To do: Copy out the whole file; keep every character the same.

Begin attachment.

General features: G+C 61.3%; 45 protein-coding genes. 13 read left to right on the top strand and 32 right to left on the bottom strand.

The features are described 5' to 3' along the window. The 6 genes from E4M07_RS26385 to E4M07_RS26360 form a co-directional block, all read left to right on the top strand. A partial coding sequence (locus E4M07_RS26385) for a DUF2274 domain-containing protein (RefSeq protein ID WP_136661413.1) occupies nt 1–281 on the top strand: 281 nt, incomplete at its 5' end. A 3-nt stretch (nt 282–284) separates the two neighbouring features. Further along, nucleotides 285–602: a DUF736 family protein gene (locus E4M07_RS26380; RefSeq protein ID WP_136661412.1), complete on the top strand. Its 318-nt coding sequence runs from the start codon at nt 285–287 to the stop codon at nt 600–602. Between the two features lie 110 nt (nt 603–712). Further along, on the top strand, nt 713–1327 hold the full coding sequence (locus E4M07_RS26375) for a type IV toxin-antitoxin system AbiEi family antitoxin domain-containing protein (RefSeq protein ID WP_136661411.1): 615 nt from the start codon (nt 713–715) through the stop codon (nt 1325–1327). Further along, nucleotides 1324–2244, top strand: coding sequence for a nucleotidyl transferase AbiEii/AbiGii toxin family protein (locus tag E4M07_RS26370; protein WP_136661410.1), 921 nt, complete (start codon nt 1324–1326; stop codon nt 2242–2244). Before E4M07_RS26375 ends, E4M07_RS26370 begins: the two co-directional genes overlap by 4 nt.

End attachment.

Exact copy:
General features: G+C 61.3%; 45 protein-coding genes. 13 read left to right on the top strand and 32 right to left on the bottom strand.

The features are described 5' to 3' along the window. The 6 genes from E4M07_RS26385 to E4M07_RS26360 form a co-directional block, all read left to right on the top strand. A partial coding sequence (locus E4M07_RS26385) for a DUF2274 domain-containing protein (RefSeq protein ID WP_136661413.1) occupies nt 1–281 on the top strand: 281 nt, incomplete at its 5' end. A 3-nt stretch (nt 282–284) separates the two neighbouring features. Further along, nucleotides 285–602: a DUF736 family protein gene (locus E4M07_RS26380; RefSeq protein ID WP_136661412.1), complete on the top strand. Its 318-nt coding sequence runs from the start codon at nt 285–287 to the stop codon at nt 600–602. Between the two features lie 110 nt (nt 603–712). Further along, on the top strand, nt 713–1327 hold the full coding sequence (locus E4M07_RS26375) for a type IV toxin-antitoxin system AbiEi family antitoxin domain-containing protein (RefSeq protein ID WP_136661411.1): 615 nt from the start codon (nt 713–715) through the stop codon (nt 1325–1327). Further along, nucleotides 1324–2244, top strand: coding sequence for a nucleotidyl transferase AbiEii/AbiGii toxin family protein (locus tag E4M07_RS26370; protein WP_136661410.1), 921 nt, complete (start codon nt 1324–1326; stop codon nt 2242–2244). Before E4M07_RS26375 ends, E4M07_RS26370 begins: the two co-directional genes overlap by 4 nt.